Saturday, September 3, 2016


This week I was able to attend two very special screenings of two upcoming horror movies. The first being Blair Witch (2016) and then Rob Zombie's '31' (2016). Both of these movies are highly anticipated in the horror genre and while I was able to get free admission to 'Blair Witch', I did purchase a ticket for a one-night special sneak preview screening of '31'.
Blair Witch is essentially a remake/reboot, which are usually hit and miss within the realm of horror movies. Set in 2014, it references the events in the original The Blair Witch Project (1999) when the character James (James Allen McCune) has been searching for his missing sister Heather since the original tape was found almost 17 years ago. When coming across found footage on the Internet, supposedly of his sister, he and his friends confront Lane, the one who found it and convince him and his girlfriend to lead back them into the Black Hills Forest to find Heather. Obviously unaware of how really bad an idea this is, and equipped with a handheld Digital HD camera, this group of young people ventures into the woods anyway. As you can expect, they get lost, despite the availability of a GPS device and even a remote control drone equipped with a web-cam. One by one, James' friends are separated along with Lane and his girlfriend Talia encountering supposed supernatural sounds and voices and various warnings from the ever-present wooden figures tied to the trees.
This more modern incarnation of Blair Witch Project depends mostly on the fame and mystique created by the original film which became such a groundbreaking horror film 20 years ago. Although panned by critics for it's amateur production and vomit-inducing shaky camera it nevertheless began the new sub-genre of horror/suspense in the "found-footage" film, which has become prevalent in many recent movies such as the Paranormal Activity franchise and Cloverfield (2008). While the premise of Blair Witch in that how does James expect to find evidence of his sister still in the woods after 17 years is somewhat far fetched, the movie does have some significantly frightening moments. While the inclusion of 21st century technology really doesn't add much to the story except as shallow plot points and instead replacing a lost map with a lost GPS signal.The drone shots make for some interesting shots as we see just how huge this forest really is and adds to the overall theme of isolation. Without really giving away any spoilers I will say that the few glimpses of what we can only assume is in fact the Blair Witch are truly terrifying. All in all, this is an interesting movie but not as original, yet it lets us forget the total train-wreck of a movie that was Book of Shadows: Blair With 2 (2000). On a side note the special screening I attended at the Angelika in Dallas was a wonderfully interactive experience with help from costumed performers from Dark House Haunted House in Plano complete with fog machines and creepy red lighting to add a little ambiance to the show.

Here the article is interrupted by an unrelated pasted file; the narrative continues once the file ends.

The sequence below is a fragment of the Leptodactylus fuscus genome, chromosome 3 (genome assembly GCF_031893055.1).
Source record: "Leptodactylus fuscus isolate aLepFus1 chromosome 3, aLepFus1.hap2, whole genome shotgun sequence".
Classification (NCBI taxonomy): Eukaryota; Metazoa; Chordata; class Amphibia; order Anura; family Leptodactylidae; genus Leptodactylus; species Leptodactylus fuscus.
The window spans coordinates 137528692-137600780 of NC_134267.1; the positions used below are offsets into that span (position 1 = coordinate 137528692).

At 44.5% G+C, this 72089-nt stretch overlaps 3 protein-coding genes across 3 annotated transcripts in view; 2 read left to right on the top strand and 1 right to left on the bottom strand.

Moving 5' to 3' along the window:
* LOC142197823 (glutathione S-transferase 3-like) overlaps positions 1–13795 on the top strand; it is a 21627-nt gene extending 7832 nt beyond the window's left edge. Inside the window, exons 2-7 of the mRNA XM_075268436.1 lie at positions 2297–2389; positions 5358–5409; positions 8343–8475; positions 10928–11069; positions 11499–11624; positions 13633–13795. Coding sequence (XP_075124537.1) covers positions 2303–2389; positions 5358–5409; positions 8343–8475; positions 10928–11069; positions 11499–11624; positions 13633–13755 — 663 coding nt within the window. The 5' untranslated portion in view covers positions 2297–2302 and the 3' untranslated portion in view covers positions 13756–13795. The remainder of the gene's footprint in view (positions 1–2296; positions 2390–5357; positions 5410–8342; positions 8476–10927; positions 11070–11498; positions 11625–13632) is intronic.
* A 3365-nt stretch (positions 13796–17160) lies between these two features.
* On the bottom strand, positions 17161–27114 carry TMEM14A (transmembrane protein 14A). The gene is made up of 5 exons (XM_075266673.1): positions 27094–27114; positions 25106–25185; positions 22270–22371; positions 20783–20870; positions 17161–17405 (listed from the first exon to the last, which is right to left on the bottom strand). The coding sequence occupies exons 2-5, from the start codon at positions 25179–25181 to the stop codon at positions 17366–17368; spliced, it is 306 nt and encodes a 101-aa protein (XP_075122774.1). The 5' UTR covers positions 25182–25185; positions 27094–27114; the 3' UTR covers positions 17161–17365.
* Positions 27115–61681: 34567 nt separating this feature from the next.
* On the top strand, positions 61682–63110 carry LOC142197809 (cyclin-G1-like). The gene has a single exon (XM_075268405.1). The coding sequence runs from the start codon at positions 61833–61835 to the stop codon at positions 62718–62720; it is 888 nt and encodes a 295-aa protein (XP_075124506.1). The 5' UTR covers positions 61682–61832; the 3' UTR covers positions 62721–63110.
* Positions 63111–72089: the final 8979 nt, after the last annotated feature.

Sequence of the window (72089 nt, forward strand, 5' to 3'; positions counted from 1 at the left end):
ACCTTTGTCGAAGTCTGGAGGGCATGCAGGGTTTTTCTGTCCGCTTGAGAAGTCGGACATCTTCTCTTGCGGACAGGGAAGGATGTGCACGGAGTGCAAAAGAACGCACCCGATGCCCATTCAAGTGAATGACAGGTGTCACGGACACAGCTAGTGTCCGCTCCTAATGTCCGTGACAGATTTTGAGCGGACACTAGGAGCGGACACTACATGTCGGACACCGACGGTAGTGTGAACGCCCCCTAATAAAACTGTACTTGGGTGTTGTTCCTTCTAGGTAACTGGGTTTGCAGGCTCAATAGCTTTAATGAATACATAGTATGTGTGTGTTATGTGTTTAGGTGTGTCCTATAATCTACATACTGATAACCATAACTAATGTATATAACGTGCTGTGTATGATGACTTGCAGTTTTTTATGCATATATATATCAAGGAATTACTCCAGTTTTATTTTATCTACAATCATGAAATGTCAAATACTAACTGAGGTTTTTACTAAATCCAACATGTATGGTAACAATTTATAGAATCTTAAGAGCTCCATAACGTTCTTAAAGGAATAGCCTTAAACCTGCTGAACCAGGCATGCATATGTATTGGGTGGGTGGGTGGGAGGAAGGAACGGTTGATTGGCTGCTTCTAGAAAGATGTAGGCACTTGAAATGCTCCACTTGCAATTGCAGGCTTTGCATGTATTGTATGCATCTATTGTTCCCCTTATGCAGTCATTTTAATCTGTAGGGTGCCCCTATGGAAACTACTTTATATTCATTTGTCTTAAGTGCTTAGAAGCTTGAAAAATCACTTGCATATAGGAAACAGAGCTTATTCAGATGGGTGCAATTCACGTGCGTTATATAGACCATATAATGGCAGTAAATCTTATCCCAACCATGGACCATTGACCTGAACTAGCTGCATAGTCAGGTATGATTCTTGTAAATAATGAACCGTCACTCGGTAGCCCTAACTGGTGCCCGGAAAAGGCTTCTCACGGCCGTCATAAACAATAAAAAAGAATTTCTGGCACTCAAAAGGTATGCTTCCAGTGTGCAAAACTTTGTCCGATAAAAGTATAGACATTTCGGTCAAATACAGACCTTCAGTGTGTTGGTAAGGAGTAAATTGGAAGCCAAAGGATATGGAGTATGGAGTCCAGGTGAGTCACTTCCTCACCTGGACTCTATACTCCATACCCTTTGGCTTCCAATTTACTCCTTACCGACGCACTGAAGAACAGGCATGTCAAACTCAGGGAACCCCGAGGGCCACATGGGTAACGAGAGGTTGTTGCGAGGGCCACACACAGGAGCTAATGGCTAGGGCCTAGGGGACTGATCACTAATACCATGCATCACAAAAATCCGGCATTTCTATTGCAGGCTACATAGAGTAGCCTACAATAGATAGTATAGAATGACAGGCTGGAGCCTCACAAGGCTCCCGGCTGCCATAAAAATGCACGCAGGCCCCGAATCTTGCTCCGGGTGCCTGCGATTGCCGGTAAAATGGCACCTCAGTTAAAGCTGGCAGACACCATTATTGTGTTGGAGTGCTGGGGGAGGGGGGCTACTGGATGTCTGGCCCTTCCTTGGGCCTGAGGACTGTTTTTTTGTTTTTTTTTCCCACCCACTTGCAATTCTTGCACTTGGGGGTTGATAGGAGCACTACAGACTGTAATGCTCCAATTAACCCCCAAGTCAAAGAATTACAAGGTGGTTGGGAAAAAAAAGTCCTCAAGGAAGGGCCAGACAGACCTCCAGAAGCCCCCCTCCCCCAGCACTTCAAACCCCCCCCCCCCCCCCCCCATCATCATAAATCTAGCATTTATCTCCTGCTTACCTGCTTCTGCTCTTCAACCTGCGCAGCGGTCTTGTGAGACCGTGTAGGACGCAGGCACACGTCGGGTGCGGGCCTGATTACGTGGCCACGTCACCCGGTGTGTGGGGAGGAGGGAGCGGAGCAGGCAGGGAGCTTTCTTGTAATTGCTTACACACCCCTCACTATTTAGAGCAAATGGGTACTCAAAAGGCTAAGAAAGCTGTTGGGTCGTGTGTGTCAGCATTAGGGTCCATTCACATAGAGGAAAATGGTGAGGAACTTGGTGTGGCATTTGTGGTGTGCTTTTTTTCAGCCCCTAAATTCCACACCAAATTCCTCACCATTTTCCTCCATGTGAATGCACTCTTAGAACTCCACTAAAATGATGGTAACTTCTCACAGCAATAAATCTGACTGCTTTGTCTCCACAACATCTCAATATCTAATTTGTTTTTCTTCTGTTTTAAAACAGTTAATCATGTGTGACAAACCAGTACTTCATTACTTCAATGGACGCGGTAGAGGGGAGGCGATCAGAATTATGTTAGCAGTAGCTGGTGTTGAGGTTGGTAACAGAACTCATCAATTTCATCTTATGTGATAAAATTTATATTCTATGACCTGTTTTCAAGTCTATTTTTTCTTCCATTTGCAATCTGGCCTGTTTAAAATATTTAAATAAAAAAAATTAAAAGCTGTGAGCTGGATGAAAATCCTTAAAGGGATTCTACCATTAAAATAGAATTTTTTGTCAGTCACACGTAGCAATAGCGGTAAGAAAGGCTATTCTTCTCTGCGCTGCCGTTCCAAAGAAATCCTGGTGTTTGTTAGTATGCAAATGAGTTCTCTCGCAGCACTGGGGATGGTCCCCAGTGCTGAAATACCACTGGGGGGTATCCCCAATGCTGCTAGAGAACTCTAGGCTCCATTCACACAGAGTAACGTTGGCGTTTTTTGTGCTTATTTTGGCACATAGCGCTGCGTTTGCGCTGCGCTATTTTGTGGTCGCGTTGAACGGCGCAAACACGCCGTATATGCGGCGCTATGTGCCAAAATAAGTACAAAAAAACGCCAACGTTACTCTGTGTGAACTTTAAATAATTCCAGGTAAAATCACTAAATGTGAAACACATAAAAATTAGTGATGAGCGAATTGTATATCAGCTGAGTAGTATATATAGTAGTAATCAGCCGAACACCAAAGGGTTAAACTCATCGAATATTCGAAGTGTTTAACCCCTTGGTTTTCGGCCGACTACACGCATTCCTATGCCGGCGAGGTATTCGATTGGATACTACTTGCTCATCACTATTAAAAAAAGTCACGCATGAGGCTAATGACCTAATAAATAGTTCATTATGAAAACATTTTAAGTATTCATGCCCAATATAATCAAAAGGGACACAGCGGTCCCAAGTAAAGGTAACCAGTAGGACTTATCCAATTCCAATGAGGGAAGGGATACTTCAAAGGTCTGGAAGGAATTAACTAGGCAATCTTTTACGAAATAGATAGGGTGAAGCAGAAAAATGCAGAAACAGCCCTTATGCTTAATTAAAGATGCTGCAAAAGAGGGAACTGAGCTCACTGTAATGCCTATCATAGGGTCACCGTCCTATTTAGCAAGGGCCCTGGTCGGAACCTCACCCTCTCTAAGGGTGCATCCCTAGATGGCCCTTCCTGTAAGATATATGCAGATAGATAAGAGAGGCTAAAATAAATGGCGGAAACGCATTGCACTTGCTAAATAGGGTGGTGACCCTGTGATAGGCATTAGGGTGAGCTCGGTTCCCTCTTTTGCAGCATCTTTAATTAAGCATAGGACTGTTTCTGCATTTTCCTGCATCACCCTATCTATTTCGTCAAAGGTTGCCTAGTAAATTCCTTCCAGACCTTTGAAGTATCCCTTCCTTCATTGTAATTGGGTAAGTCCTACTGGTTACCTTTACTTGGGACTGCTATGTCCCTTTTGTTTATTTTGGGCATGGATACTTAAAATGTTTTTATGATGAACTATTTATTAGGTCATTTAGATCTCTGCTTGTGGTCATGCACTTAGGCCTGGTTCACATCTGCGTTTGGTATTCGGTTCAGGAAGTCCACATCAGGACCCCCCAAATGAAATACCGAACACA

I have been a big fan of Rob Zombie since first hearing White Zombie's "Astro Creep: 2000" (1995) in high school. Then having followed his solo music career since the release of Hellbilly Deluxe (1998) and his promising film career beginning with his first horror movie House of 1,000 Corpses (2003). Burgeoning out of his experience in directing his own music videos, he developed a style all his own, which to his fans has only increased his popularity but critically he has met with box-office failures and commercial setbacks. After his two remakes of the Halloween horror movie franchise (Halloween (2007) and Halloween II (2009), his last film Lords of Salem (2012) was a major flop with both audiences and fans (read my review). His latest venture into the extreme-horror genre comes the most brutally, ultra-violent, exploitative horror movie I have ever seen! This is Rob Zombie's '31'.
Set on Halloween, 1976, while on a rural Texas road, a group of five carnies are kidnapped and forced to play a sadistic game of cat-and-mouse in a so-called "Murderworld" where they must survive for 12 hours. The ringleaders of this psycho-circus is known only as Father Murder (Malcolm McDowell) and his two female companions, Sister Dragon and Serpent,  dressed in gaudy French aristocratic costumes straight out of Versailles. Among the murderous-maniacs are a group of six lazily-named, psychopathic, killer clowns. The first being a vulgar, Spanish-speaking, Neo-Nazi, knife-wielding, midget (no joke!) named Sick-Head (Pancho Moler), who then proceeds to kill them off one-one until there is only one survivor. The final adversary is a pretentious, white-faced,  masochist named Doom-Head (Richard Brake) with a unusually sick-sense of fair-play.